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Native America's Alleles

Arizona's Pima Indians have the world's highest rate of diabetes, and the rest of the world is catching up fast. Can geneticists figure out why?

By Jeff Wheelwright
May 1, 2005 5:00 AMApr 10, 2023 3:31 PM


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Pecos Road runs due west along the southern boundary of Phoenix. On the city side of the road, new subdivisions of retirement homes are pushing up their tile roofs like mushrooms that sprout with no rain. On the other side of the road lies the flat scrub of the Gila River Indian Community, some 600 square miles, most of it empty. The reservation shimmers out of the reach of the builders like a desert mirage.

This land was no good to anyone in 1859, when it was allocated to the Pima Indians. Today it has 13,000 Native American residents, living in squat cinder-block houses in scattered, dusty hamlets; three casinos that have boosted the tribal income to $100 million annually from $4 million; irrigated cotton, alfalfa, and citrus, for Pimas were always farmers; and a hospital and two kidney-dialysis clinics, with another medical clinic in the planning stage. Kidney failure is a deadly complication of diabetes, and Pimas, so far as scientists can tell, have the world’s highest rate of type 2 diabetes. The Pimas have grown to hate this superlative perhaps more than the disease itself.

Mary Thomas, the 60-year-old ex-governor of the tribe and presently its lieutenant governor, drove me around the community. A few miles south of Pecos Road, we came to the St. Johns Mission, a quiet, whitewashed church. There was once a Catholic boarding school for Indian children on the grounds. Thomas said that when she was 17 and in school here, she went for an eye test and was told she had diabetes.

“So you have type 1 diabetes?” I asked. In type 1 diabetes, the pancreas stops making insulin, the hormone that facilitates absorption of glucose from the blood into cells. Without sufficient insulin, glucose levels in the blood skyrocket, damaging organs, vessels, and nerves. Children with type 1 disease require insulin therapy for the rest of their lives.

“No,” Thomas said flatly. “I have type 2.” Forty years ago it was almost unheard of for teenagers to have this version of diabetes, in which high blood sugar occurs even when the person makes insulin. Doctors described that rather unusual condition as “mild” diabetes or “mature onset” diabetes. Today it is called type 2, or non-insulin-dependent, diabetes.

None of these terms do justice to today’s epidemic. In all population groups in America but especially among minorities, type 2 diabetes is spreading like a Sun Belt suburb. Unfortunately, Native Americans are ahead of the curve as the average age of diagnosis declines and the crippling consequences multiply. Roughly half of adult Pimas have diabetes, and other tribes are gaining on that rate.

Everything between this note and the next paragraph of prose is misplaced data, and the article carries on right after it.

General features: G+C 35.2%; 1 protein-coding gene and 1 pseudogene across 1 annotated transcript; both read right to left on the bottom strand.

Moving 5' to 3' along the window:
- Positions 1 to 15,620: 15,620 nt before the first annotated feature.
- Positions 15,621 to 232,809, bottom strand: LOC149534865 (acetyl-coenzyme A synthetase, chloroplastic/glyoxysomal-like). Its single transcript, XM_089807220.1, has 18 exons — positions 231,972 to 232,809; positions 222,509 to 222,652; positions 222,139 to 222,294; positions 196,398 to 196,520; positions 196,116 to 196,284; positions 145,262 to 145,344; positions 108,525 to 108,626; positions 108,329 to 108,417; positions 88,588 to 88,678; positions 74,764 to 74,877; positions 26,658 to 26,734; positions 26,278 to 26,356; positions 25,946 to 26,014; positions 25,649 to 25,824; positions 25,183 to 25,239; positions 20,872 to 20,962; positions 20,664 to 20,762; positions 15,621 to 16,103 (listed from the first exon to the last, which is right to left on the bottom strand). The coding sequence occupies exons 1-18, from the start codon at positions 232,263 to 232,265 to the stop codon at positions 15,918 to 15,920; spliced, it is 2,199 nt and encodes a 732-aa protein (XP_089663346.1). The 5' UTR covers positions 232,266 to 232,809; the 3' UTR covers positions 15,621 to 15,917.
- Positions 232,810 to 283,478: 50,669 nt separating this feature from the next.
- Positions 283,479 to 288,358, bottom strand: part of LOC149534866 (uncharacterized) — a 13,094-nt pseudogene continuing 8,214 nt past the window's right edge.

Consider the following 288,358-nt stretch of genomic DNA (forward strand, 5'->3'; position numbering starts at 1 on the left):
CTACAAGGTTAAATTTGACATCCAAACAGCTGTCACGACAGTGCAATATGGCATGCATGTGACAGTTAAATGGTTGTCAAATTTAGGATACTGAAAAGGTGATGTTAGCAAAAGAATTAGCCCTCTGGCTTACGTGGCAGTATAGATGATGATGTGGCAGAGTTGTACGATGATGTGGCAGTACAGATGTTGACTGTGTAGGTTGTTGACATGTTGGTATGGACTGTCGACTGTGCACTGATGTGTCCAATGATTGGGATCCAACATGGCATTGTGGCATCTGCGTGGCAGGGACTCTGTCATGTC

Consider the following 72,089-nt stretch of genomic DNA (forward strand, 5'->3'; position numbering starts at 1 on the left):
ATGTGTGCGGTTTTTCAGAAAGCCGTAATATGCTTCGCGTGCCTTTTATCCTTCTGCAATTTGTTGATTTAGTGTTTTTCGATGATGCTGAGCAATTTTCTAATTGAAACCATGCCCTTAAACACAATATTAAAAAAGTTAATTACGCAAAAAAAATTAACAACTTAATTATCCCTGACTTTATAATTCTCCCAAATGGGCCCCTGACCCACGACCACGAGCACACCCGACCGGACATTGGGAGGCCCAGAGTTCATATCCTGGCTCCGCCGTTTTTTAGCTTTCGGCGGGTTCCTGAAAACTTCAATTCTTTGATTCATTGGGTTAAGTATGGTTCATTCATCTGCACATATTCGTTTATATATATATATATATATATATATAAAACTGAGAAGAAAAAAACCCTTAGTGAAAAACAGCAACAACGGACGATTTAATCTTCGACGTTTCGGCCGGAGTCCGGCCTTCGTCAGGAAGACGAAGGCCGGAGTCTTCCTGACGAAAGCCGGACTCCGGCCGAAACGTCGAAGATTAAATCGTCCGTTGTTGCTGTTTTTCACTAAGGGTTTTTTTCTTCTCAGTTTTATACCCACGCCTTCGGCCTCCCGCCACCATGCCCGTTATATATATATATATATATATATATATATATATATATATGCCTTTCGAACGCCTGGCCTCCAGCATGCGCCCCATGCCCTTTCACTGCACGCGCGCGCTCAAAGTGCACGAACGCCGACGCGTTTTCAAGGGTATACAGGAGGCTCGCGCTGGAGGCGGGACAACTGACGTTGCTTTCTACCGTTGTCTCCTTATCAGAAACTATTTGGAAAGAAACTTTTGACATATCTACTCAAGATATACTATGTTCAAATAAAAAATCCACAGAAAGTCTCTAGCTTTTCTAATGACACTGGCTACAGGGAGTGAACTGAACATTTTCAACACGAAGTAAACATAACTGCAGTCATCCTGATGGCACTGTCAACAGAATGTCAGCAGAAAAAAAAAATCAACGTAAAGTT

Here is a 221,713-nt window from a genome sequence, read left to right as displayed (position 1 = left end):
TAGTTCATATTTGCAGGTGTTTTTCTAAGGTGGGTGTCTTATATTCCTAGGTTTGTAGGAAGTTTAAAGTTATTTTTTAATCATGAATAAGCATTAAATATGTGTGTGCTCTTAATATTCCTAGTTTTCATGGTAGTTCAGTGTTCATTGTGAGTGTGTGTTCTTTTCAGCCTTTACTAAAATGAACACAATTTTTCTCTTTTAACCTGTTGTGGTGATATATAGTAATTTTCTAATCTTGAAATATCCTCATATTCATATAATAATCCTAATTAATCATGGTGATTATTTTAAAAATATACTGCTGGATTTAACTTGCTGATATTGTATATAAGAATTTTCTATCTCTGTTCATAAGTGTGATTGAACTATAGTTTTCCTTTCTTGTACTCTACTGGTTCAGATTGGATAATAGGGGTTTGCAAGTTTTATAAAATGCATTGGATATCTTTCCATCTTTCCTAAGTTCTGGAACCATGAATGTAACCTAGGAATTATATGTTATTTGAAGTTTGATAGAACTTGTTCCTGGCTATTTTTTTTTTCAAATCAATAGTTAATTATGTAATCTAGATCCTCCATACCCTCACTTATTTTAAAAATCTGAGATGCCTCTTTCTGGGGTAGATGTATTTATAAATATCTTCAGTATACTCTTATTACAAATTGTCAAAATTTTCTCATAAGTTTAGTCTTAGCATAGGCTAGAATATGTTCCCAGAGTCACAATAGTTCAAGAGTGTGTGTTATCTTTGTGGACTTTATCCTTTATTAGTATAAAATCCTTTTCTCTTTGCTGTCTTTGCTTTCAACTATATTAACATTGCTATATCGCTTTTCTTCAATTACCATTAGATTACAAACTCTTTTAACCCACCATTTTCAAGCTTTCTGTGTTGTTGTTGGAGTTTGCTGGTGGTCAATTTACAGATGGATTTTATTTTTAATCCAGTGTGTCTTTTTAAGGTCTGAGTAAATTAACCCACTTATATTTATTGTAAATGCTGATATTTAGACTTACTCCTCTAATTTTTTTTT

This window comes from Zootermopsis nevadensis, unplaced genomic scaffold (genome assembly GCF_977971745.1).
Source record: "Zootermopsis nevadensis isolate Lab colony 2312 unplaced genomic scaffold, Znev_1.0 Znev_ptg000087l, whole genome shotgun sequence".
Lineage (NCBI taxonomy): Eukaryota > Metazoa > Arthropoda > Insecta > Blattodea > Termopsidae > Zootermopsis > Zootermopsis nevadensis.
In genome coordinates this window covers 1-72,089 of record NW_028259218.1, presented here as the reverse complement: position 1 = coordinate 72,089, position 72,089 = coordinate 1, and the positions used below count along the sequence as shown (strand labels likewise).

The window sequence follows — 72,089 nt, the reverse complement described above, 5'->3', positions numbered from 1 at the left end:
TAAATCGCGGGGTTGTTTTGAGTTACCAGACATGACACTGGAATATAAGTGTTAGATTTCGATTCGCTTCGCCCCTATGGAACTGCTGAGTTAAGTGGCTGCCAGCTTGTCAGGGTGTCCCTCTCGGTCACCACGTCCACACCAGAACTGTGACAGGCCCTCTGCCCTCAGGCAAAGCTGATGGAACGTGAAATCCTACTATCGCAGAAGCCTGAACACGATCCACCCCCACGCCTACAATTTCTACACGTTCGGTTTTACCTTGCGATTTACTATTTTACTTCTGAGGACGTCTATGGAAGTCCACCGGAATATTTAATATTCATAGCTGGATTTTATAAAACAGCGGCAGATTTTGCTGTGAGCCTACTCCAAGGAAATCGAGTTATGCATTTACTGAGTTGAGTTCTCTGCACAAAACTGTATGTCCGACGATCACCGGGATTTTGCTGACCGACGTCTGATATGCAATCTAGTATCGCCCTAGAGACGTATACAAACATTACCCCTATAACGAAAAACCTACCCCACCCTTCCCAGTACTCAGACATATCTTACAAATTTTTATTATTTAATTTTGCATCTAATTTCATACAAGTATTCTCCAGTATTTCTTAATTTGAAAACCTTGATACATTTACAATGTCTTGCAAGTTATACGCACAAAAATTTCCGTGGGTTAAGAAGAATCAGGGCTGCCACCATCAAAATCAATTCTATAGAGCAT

Worldwide the disease is accelerating too. Health officials here and abroad expect up to half a billion cases by midcentury. Westernized diets and lifestyles are blamed—the fare paid by poor people for their fast passage to the modern world. So although the Pimas’ problem is small in the total number of cases, the impact on their community is huge.

Mary Thomas considers herself fortunate. Her health is not good, but by injecting insulin twice a day and taking a handful of oral medications, she has avoided the worst complications of diabetes: kidney disease, heart attack, stroke, blindness, and chronic infections that lead to foot amputation. Her mother, who was also a diabetic, died at age 68 of heart disease. “My diabetes is OK,” Thomas said, “but I can’t seem to get my weight off.” She carries 245 pounds on a big frame.

Because Indians’ risk of type 2 diabetes is at least twofold higher than it is for white Americans, and yet their lives are not so radically different, researchers think there must be a genetic element at work. But why indigenous Americans? Is diabetes a racial hallmark?

Race is a blind alley, geneticists believe. “No genetic markers are unique to this race,” said Leslie Baier, who studies the Pimas’ DNA for the National Institute of Diabetes and Digestive and Kidney Diseases (NIDDK). She means that no unique genetic variants, or alleles, have been found in Native American groups. Still, the demands of surviving in a difficult environment may have influenced their genes, making Indians innately susceptible to diabetes.

The first and most famous articulation of the genetic theory of diabetes was by University of Michigan geneticist James V. Neel. In 1962, before the scope of the Pima health crisis was discovered, Neel published a paper titled “Diabetes Mellitus: A ‘Thrifty’ Genotype Rendered Detrimental by ‘Progress’?” Calling diabetes an “enigma,” Neel wondered why it should be so common and heritable when it was so destructive. (His essay merged the juvenile “early onset” type with the “late onset” type.) Perhaps the individuals who had acquired the so-called thrifty gene were “exceptionally efficient in the intake and/or utilization of food,” Neel wrote. “It must be remembered that during the first 99 percent or more of man’s life on Earth, while he existed as a hunter-gatherer, it was often feast or famine. Periods of gorging alternated with periods of greatly reduced food intake.” In short, a gene variant that may have been helpful in times of hunger would be harmful in times of unrelenting plenty.